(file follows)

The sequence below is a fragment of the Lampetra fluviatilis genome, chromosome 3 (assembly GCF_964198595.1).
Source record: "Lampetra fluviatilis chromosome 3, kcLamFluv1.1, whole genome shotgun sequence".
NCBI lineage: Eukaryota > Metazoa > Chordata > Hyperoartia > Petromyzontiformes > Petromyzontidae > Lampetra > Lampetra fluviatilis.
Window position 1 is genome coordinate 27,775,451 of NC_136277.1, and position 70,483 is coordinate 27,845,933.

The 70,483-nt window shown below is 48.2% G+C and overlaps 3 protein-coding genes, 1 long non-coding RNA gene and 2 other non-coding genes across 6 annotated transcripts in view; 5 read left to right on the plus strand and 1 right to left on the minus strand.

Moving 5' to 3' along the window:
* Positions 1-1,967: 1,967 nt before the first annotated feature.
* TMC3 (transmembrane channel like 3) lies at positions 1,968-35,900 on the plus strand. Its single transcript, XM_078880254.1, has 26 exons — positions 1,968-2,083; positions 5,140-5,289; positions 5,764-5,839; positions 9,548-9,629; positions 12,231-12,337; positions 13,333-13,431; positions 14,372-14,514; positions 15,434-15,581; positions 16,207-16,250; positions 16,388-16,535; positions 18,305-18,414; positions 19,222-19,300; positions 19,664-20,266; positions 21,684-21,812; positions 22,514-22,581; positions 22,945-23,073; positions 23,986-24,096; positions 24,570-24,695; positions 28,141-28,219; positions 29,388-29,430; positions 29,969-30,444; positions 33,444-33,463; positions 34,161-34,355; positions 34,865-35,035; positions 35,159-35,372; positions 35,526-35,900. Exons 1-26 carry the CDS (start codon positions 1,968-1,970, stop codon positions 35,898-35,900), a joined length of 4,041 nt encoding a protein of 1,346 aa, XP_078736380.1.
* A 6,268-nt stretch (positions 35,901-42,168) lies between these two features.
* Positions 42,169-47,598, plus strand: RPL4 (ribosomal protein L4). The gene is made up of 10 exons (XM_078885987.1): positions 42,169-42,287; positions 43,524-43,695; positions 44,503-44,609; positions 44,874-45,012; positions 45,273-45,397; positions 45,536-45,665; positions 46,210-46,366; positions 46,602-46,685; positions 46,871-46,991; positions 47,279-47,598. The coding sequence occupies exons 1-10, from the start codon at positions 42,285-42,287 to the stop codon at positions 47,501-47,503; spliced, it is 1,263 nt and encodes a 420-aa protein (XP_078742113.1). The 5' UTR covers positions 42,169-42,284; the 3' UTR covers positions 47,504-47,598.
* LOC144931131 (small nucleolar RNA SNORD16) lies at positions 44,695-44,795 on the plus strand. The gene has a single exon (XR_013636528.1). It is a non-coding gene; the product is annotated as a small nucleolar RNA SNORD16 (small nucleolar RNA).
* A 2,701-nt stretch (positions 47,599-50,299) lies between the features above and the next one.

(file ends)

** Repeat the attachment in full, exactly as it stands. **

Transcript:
The sequence below is a fragment of the Lampetra fluviatilis genome, chromosome 3 (assembly GCF_964198595.1).
Source record: "Lampetra fluviatilis chromosome 3, kcLamFluv1.1, whole genome shotgun sequence".
NCBI lineage: Eukaryota > Metazoa > Chordata > Hyperoartia > Petromyzontiformes > Petromyzontidae > Lampetra > Lampetra fluviatilis.
Window position 1 is genome coordinate 27,775,451 of NC_136277.1, and position 70,483 is coordinate 27,845,933.

The 70,483-nt window shown below is 48.2% G+C and overlaps 3 protein-coding genes, 1 long non-coding RNA gene and 2 other non-coding genes across 6 annotated transcripts in view; 5 read left to right on the plus strand and 1 right to left on the minus strand.

Moving 5' to 3' along the window:
* Positions 1-1,967: 1,967 nt before the first annotated feature.
* TMC3 (transmembrane channel like 3) lies at positions 1,968-35,900 on the plus strand. Its single transcript, XM_078880254.1, has 26 exons — positions 1,968-2,083; positions 5,140-5,289; positions 5,764-5,839; positions 9,548-9,629; positions 12,231-12,337; positions 13,333-13,431; positions 14,372-14,514; positions 15,434-15,581; positions 16,207-16,250; positions 16,388-16,535; positions 18,305-18,414; positions 19,222-19,300; positions 19,664-20,266; positions 21,684-21,812; positions 22,514-22,581; positions 22,945-23,073; positions 23,986-24,096; positions 24,570-24,695; positions 28,141-28,219; positions 29,388-29,430; positions 29,969-30,444; positions 33,444-33,463; positions 34,161-34,355; positions 34,865-35,035; positions 35,159-35,372; positions 35,526-35,900. Exons 1-26 carry the CDS (start codon positions 1,968-1,970, stop codon positions 35,898-35,900), a joined length of 4,041 nt encoding a protein of 1,346 aa, XP_078736380.1.
* A 6,268-nt stretch (positions 35,901-42,168) lies between these two features.
* Positions 42,169-47,598, plus strand: RPL4 (ribosomal protein L4). The gene is made up of 10 exons (XM_078885987.1): positions 42,169-42,287; positions 43,524-43,695; positions 44,503-44,609; positions 44,874-45,012; positions 45,273-45,397; positions 45,536-45,665; positions 46,210-46,366; positions 46,602-46,685; positions 46,871-46,991; positions 47,279-47,598. The coding sequence occupies exons 1-10, from the start codon at positions 42,285-42,287 to the stop codon at positions 47,501-47,503; spliced, it is 1,263 nt and encodes a 420-aa protein (XP_078742113.1). The 5' UTR covers positions 42,169-42,284; the 3' UTR covers positions 47,504-47,598.
* LOC144931131 (small nucleolar RNA SNORD16) lies at positions 44,695-44,795 on the plus strand. The gene has a single exon (XR_013636528.1). It is a non-coding gene; the product is annotated as a small nucleolar RNA SNORD16 (small nucleolar RNA).
* A 2,701-nt stretch (positions 47,599-50,299) lies between the features above and the next one.